The lipid that can be used for constructing a liposomal structure includes phospholipids, cholesterol and its derivatives, and nitrogen-containing lipids but phospholipids are generally preferred. The phospholipid that can be used includes naturally-occurring phospholipids such as phosphatidylcholine, phosphatidylserine, phosphatidylglycerol, phosphatidylinositol, phosphatidylethanolamine, phosphatidic acid, cardiolipin, sphingomyelin, egg yolk lecithin, soybean lecithin, lysolecithin, etc., the corresponding phospholipids. hydrogenated by the conventional method, and synthetic phospholipids such as dicetyl phosphate, distearoylphosphatidylcholine, dipalmitoylphosphatidylcholine, dipalmitoylphosphatidylethanolamine, dipalmitoylphosphatidylserine, eleostearoylphosphatidylcholine, eleostearoylphosphatidylethanolamine, eleostearoylphosphatidylserine, and so on.
The lipids inclusive of phospholipids can be used each alone or in a suitable combination. By using a lipid containing a positively-charged atomic group such as ethanolamine or choline within the molecule, the binding rate of an electrically negative decoy nucleotide can be enhanced. In addition to the principal phospholipid, various compounds such as cholesterol and its derivatives, stearylamine, -tocopherol, etc., which are known as liposome additives, can be added in the manufacture of liposomes.
To the resulting liposomes can be added a membrane fusion promoter such as Sendai virus, inactivated Sendai virus, a membrane fusion promoting protein purified from Sendai virus, polyethylene glycol, or the like can be added for assisting in the intracellular uptake by the cells at the affected site or of the target tissue.
A typical procedure for the production of pharmaceutical liposomes is now described in detail. The above-mentioned liposome-forming substance as well as cholesterol or the like is dissolved in an organic solvent such as tetrahydrofuran, chloroform, ethanol, or the like. In a suitable vessel, the solvent is distilled off under reduced pressure to leave a film of the liposome-forming substance on the inside wall of the vessel. Then, a buffer containing the NF-κB decoy is added and the mixture is stirred. After optional addition of said membrane fusion promoter, the liposomes are isolated. The liposomes in which the NF-κB decoy has thus been entrapped are suspended in a suitable medium for a lyophilizate thereof is redispersed in a suitable medium for use in therapy. The membrane fusion promoter may be added in the interim period after isolation of the liposomes and before use.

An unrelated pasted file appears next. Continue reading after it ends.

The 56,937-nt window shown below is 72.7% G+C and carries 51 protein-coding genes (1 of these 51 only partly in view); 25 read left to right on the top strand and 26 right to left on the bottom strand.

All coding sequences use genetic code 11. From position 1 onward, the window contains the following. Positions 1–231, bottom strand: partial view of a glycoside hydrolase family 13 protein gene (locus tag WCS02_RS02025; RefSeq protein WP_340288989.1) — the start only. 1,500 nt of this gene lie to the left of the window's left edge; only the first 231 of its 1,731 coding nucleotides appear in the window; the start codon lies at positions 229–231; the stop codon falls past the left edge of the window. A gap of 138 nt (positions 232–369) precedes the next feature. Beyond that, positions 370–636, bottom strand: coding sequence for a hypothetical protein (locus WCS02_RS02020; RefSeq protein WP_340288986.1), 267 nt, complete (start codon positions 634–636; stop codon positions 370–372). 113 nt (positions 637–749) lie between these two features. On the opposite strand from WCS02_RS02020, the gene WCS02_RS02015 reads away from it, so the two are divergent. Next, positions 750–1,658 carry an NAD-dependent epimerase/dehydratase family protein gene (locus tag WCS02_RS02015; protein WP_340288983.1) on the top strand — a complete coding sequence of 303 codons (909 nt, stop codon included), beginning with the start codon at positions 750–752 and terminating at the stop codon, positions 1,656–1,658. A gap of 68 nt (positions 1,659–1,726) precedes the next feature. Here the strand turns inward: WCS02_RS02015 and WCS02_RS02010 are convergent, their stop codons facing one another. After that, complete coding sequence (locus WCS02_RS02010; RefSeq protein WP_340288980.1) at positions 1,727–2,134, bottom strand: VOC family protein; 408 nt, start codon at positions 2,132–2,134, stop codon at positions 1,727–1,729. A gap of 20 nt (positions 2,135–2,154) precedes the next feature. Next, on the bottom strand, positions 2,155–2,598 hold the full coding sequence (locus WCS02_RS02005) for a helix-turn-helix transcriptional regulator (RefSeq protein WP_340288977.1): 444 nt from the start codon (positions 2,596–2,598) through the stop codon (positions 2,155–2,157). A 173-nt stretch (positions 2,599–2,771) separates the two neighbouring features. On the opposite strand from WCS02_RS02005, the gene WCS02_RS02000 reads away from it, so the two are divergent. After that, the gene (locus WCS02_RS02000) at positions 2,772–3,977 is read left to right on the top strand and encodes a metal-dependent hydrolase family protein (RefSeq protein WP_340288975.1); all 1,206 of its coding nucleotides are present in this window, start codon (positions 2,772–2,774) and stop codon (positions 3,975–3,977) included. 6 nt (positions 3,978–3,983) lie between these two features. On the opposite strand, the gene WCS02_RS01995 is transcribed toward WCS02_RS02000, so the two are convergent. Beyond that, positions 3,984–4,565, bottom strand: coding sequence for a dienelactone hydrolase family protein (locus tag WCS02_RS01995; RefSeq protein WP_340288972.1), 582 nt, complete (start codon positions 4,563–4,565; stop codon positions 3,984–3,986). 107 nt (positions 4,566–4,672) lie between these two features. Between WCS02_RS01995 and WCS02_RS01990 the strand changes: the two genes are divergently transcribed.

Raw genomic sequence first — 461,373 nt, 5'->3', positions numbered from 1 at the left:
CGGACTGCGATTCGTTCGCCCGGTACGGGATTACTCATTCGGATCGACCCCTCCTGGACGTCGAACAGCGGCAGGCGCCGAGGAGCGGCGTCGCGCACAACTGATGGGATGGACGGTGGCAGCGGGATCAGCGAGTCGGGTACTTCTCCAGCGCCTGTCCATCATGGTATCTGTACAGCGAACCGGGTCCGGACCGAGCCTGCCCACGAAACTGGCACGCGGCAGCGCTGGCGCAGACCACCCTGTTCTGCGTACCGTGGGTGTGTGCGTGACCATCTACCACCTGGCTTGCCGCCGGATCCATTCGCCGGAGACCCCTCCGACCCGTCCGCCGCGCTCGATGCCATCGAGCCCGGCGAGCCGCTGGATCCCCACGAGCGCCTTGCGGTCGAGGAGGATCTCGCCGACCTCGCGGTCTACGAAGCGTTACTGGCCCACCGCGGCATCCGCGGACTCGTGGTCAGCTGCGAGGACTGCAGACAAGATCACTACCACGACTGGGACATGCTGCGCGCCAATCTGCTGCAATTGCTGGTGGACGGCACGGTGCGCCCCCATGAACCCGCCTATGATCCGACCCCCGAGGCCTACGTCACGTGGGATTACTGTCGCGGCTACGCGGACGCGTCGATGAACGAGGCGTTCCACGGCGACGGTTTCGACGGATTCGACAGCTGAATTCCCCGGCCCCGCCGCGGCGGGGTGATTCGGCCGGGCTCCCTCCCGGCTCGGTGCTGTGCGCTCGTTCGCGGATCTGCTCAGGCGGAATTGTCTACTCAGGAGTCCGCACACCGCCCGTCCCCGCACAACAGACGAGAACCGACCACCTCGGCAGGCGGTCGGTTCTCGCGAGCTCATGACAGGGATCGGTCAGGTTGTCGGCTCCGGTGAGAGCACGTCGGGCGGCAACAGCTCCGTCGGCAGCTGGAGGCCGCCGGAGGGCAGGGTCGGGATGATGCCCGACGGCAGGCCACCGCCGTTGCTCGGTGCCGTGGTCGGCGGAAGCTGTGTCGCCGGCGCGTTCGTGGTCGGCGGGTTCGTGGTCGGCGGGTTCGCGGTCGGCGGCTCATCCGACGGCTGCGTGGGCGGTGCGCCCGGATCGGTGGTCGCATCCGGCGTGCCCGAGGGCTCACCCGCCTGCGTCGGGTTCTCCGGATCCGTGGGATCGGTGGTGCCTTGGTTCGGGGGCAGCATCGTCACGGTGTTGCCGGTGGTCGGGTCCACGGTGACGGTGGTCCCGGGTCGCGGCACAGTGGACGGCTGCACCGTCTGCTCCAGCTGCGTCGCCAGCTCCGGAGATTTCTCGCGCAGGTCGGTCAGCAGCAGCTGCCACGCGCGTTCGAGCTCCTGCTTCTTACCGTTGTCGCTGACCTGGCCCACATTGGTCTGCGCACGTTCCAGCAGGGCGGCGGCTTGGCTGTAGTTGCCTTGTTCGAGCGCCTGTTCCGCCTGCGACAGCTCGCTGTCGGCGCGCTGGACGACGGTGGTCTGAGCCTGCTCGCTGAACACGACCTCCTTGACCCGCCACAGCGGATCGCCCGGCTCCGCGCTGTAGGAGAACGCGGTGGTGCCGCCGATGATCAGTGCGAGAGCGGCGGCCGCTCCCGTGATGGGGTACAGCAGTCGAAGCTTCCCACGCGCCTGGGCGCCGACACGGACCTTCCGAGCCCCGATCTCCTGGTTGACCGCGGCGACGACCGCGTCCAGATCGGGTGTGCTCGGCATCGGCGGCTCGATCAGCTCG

There is no limitation on the decoy content of the pharmaceutical composition containing the NF-κB decoy as an active ingredient only if the decoy is contained in amounts effective to control NF-κB-associated diseases. Thus, the decoy content can be liberally selected according to the disease to be controlled, the target site, dosage form, and dosage schedule.
The pharmaceutical composition containing the NF-κB decoy as an active, ingredient as provided in the above manner can be administered by various methods according to the type of disease and the kind of decoy contained. Taking ischemic diseases, inflammatory diseases, autoimmune diseases, cancer metastasis or invasion, and cachexia as examples, the composition can be infused intravascularly, applied directly to the affected area, injected into the lesion, or administered into the regional blood vessel in the affected region. As a further specific example, when PTCA is performed for infarction of an organ, the pharmaceutical composition can be administered into the local blood vessel concurrently with the operation or pre- and postoperatively. For organ transplantation, the graft material can be previously treated with the composition of the invention. Furthermore, in the treatment of osteoarthritis or rheumatism, the composition can be directly injected into the joint.
The dosage of the NF-κB decoy is selected with reference to the patient's age and other factors, type of disease, the kind of decoy used, etc. but for intravascular, intramuscular, or intraarticular administration, for instance, a unit dose of 10-10,000 nmoles can generally be administered once to a few times daily.
The following examples are intended to describe the present invention in further detail.
Synthesis of an NF-κB Decoy (Decoy Oligonucleotide)
On a DNA synthesizer, an NF-κB decoy oligonucleotide and a scrambled decoy oligonucleotide (an oligonucleotide having the same base composition as the NF-κB decoy oligonucleotide but, a randomized sequence), the nucleotide sequences of which are shown below, were respectively synthesized from S-oligonucleotides. Those nucleotides were heated at 80° C. for 30 minutes and then allowed to cool to room temperature over 2 hours to provide double-stranded DNAs.
NF-κB Decoy Oligonucleotide
Scrambled Decoy Oligonucleotide
Production of Liposomal Preparations